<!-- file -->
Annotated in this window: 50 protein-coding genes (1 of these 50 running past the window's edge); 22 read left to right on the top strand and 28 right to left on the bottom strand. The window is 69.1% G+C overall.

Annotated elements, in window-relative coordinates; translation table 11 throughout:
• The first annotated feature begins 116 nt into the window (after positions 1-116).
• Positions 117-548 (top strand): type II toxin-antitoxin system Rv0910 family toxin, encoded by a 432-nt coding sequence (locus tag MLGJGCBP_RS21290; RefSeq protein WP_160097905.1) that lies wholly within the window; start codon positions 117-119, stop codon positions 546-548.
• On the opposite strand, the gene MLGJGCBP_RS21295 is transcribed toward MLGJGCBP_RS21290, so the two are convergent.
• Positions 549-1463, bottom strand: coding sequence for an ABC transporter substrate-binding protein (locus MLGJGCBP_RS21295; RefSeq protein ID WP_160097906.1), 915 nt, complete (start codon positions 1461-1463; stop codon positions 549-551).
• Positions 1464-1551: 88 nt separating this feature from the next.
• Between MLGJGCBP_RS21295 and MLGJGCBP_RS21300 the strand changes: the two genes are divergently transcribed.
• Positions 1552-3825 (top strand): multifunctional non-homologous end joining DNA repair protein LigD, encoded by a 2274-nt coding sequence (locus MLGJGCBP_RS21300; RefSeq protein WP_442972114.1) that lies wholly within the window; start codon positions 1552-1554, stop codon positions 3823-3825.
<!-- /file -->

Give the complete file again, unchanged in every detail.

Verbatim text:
Annotated in this window: 50 protein-coding genes (1 of these 50 running past the window's edge); 22 read left to right on the top strand and 28 right to left on the bottom strand. The window is 69.1% G+C overall.

Annotated elements, in window-relative coordinates; translation table 11 throughout:
• The first annotated feature begins 116 nt into the window (after positions 1-116).
• Positions 117-548 (top strand): type II toxin-antitoxin system Rv0910 family toxin, encoded by a 432-nt coding sequence (locus tag MLGJGCBP_RS21290; RefSeq protein WP_160097905.1) that lies wholly within the window; start codon positions 117-119, stop codon positions 546-548.
• On the opposite strand, the gene MLGJGCBP_RS21295 is transcribed toward MLGJGCBP_RS21290, so the two are convergent.
• Positions 549-1463, bottom strand: coding sequence for an ABC transporter substrate-binding protein (locus MLGJGCBP_RS21295; RefSeq protein ID WP_160097906.1), 915 nt, complete (start codon positions 1461-1463; stop codon positions 549-551).
• Positions 1464-1551: 88 nt separating this feature from the next.
• Between MLGJGCBP_RS21295 and MLGJGCBP_RS21300 the strand changes: the two genes are divergently transcribed.
• Positions 1552-3825 (top strand): multifunctional non-homologous end joining DNA repair protein LigD, encoded by a 2274-nt coding sequence (locus MLGJGCBP_RS21300; RefSeq protein WP_442972114.1) that lies wholly within the window; start codon positions 1552-1554, stop codon positions 3823-3825.